How many times have you heard someone say, ‘I think I’ll go out for a breathe of fresh air’? Have you ever stopped to think what this means in our industrialized world? Of course, if you happen to be living high up among the mountains where there is little or no industry and few people, your chances of finding fresh air are quite good. But what of the build up areas of Britain and Europe or America?
Even if you have not experienced it yourself, we expect you have heard of smog. This word is mixture of the words ‘smoke’ and ‘fog’, which is very apt because smog really is smoky fog. London was once famed for its ‘pea-soupers’, that is, fog containing so much sulfurous waste that it resembled the yellowish green color of pea soup and was almost as difficult to breathe and see through. These smogs usually occured during the early months of winter when the fogs that would normally be present at that time of year became contaminated with all the smoke from cars and factory chimneys. It is interesting to note how much influence pollution of the air, at first by smells of household waste and later by pollution, has influenced the distribution of people in cities like London.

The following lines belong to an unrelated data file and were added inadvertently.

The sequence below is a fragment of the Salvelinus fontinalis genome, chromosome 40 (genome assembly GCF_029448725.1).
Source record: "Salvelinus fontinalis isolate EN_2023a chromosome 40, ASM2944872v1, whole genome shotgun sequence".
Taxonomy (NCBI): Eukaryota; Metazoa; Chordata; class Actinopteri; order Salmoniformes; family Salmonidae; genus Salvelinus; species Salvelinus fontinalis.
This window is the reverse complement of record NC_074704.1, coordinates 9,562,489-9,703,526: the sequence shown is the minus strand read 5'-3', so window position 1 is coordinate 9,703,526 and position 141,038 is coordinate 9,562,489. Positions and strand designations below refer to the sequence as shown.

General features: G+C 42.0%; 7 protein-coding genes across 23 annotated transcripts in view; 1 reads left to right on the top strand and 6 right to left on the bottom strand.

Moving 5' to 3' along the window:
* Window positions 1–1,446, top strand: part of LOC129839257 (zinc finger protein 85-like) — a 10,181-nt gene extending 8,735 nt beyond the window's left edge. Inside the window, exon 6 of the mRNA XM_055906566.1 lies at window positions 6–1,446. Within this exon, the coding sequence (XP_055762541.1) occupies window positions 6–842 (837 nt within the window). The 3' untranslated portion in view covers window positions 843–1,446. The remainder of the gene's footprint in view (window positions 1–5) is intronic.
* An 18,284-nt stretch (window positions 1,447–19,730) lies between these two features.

As you probably know, London has an ‘East end’ and a ‘West end’. Until quite recently the East end has been by far the poorer half of the city. This is because winds usually blow from west to east carrying the dirty air with them. People who could afford to choose where they wanted to live went to the western side leaving the smelly east for those with smaller incomes. In Los Angeles, in America, which is also famed for its smogs, the prevailing winds are from east to west so that the London situation is reversed.
Today, many industrial countries have introduce ‘Clean Air Acts’ preventing the burning of ordinary coal in homes in certain areas and controlling the amount of smoke that factories can release. This means that some areas, such as London, certainly, have air containing much less dust and dirt, and smogs are almost a thing of the past. In general, however, the air in our countries is far from fresh. The millions of cars on the road pour vast quantities of poisonous carbon monoxide gas into the atmosphere. It has even been suggested that if supersonic flight became popular, with the planes flying at such high altitudes, the upper atmosphere could bee affected in such a way as to permit deadly cosmic rays to reach the Earth.
The next time that you see some plants or trees next to a busy road, take a closer look at the leaves. You will probably find that they are covered with a film of black, oily dust. Remember that this is the same air that we are all breathing.